The Iowa Hunger Coalition is deeply grieved and disheartened to see the proposed slashing of the Supplemental Nutrition Assistance Program (SNAP) in the President’s Budget. These proposed cuts would reduce the program by about 1/3, reduce benefits of current recipients, deprive families of their right to choose what’s best for their families, harm local grocers and farmers, and increase food demand that Food Banks and Anti-Hunger Organizations would not be able to meet. The Food Assistance program is a successful and essential tool in the fight to end poverty, as well as generating positive economic activity in communities.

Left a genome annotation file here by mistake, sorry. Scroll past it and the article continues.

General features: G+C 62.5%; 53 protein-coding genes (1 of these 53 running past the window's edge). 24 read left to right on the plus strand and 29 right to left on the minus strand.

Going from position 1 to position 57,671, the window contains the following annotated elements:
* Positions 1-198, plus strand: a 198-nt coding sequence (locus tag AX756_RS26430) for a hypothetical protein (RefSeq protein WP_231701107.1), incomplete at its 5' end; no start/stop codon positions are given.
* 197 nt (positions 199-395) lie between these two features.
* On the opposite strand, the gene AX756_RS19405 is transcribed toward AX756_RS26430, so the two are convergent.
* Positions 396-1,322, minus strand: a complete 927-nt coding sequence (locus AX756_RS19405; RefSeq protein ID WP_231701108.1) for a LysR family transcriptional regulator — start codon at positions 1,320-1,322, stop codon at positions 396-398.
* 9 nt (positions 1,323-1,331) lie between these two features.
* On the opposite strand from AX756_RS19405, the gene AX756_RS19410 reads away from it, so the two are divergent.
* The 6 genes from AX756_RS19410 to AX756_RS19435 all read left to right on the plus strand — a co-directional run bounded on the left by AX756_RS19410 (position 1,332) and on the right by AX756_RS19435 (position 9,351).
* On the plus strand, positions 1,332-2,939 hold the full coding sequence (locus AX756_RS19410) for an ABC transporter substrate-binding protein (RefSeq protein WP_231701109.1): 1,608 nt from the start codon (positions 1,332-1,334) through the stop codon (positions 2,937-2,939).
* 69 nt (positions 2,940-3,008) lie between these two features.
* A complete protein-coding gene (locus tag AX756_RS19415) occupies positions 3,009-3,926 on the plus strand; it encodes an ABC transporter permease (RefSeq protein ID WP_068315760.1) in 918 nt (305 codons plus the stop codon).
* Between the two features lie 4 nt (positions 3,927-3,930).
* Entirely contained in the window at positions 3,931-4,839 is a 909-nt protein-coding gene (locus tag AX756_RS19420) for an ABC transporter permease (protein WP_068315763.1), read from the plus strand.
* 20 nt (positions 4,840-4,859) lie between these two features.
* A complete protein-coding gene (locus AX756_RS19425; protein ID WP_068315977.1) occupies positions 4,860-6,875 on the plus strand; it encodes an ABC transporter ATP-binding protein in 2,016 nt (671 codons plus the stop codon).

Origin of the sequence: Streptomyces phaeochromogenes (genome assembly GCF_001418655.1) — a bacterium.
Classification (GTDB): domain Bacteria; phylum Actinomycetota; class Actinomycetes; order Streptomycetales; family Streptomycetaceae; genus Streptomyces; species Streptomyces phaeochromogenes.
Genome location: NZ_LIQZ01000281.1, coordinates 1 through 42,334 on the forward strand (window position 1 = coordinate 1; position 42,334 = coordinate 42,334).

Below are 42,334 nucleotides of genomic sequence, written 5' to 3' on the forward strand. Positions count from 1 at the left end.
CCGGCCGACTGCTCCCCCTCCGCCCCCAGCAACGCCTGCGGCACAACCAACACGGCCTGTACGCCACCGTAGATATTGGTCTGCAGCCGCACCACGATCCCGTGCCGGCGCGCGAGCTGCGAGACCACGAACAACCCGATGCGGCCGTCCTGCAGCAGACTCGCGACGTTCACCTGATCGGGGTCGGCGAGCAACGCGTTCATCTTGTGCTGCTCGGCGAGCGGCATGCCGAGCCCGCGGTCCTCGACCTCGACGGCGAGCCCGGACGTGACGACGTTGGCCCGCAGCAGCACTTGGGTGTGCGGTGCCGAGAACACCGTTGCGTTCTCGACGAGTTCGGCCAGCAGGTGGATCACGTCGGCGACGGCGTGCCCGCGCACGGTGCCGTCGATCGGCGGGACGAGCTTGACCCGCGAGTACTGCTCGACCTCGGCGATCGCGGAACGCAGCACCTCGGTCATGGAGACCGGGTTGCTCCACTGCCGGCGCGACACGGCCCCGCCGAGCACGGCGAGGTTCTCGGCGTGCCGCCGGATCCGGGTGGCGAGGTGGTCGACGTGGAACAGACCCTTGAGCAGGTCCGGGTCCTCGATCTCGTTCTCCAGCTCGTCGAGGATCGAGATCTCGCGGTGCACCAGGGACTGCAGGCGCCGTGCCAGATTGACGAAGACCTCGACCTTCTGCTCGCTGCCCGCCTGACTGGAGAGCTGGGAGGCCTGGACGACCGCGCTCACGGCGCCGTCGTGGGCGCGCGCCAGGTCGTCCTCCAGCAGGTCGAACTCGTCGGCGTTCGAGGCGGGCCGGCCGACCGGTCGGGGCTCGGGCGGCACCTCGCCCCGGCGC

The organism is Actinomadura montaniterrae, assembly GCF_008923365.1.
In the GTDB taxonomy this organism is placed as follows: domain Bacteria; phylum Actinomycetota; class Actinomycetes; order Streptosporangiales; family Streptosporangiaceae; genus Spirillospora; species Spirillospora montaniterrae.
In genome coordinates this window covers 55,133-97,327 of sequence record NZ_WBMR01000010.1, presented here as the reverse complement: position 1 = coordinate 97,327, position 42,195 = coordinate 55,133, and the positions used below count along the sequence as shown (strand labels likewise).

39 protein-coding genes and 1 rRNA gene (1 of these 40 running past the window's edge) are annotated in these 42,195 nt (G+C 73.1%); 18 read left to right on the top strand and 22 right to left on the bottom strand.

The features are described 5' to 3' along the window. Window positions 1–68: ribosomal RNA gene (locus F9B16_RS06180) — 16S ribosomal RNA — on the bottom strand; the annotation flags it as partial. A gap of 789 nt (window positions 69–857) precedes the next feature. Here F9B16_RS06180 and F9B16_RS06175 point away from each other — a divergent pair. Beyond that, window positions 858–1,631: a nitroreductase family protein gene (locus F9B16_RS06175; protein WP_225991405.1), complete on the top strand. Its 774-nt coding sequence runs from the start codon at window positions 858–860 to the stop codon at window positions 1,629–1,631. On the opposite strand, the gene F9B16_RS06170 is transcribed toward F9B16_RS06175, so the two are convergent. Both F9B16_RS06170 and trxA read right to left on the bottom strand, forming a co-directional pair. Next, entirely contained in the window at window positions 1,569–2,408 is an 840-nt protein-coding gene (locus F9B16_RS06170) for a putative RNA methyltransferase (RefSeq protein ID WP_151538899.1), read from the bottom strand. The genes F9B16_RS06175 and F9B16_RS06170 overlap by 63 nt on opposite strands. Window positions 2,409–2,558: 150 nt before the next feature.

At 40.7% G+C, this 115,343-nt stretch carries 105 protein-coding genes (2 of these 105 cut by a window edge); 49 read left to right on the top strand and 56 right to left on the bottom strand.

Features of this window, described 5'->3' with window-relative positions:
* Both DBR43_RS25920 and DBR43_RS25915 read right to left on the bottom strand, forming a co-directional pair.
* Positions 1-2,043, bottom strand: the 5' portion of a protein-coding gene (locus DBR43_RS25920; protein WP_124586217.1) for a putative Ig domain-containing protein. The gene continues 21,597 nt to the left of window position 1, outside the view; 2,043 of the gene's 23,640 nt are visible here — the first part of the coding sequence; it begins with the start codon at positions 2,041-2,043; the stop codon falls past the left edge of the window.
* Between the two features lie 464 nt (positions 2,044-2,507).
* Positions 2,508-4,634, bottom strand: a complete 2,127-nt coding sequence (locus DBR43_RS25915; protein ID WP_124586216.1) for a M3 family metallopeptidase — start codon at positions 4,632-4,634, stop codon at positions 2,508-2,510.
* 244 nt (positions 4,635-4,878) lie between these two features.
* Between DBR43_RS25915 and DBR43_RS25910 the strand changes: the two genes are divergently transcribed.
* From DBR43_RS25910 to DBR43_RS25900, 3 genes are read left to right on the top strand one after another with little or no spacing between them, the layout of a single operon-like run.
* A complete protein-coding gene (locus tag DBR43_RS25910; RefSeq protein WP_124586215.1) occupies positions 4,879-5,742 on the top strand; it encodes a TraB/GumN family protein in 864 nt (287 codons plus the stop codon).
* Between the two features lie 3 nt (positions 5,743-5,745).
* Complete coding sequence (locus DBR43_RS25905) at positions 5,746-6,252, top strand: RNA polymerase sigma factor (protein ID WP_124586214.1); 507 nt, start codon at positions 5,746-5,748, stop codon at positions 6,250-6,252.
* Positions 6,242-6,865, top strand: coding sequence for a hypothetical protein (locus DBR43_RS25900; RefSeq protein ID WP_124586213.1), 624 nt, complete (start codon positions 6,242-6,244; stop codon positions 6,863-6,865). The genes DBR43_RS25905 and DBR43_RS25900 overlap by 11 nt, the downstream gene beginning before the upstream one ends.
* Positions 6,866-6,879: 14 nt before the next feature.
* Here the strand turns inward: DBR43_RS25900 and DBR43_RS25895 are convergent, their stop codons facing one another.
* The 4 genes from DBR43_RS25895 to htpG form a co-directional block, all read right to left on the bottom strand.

Food Assistance is providing food security for the most vulnerable Iowans, children, seniors, the disabled, and the working poor. Per USDA, nationally, nearly two-thirds of SNAP recipients are either disabled, elderly, or children. In Iowa, over 43% of those receiving Food Assistance are minors, while approximately 10% are seniors. Over the last several years, since the beginning of the economic recovery, the number of Iowans receiving SNAP benefits has declined steadily. Between December 2016 and December 2017, almost 20,000 Iowans who had been receiving Food Assistance benefits, progressed towards self-sufficiency and no longer had to depend on Food Assistance for food security. Per Iowa Department of Human Services (DHS) data, in December 2017 the average monthly benefit per person was approximately $106.82. That equates to approximately $3.54 per day in a 30-day month and $1.18 per meal. The current Iowa household average benefit of $223.86 is a mere 26.5% of the USDA Low Cost Monthly plan amount of $843.40. Although modest, SNAP benefits are critically essential to a most basic human need, eating. Food Assistance is doing exactly what it is designed to do, helping recipients become self-sufficient.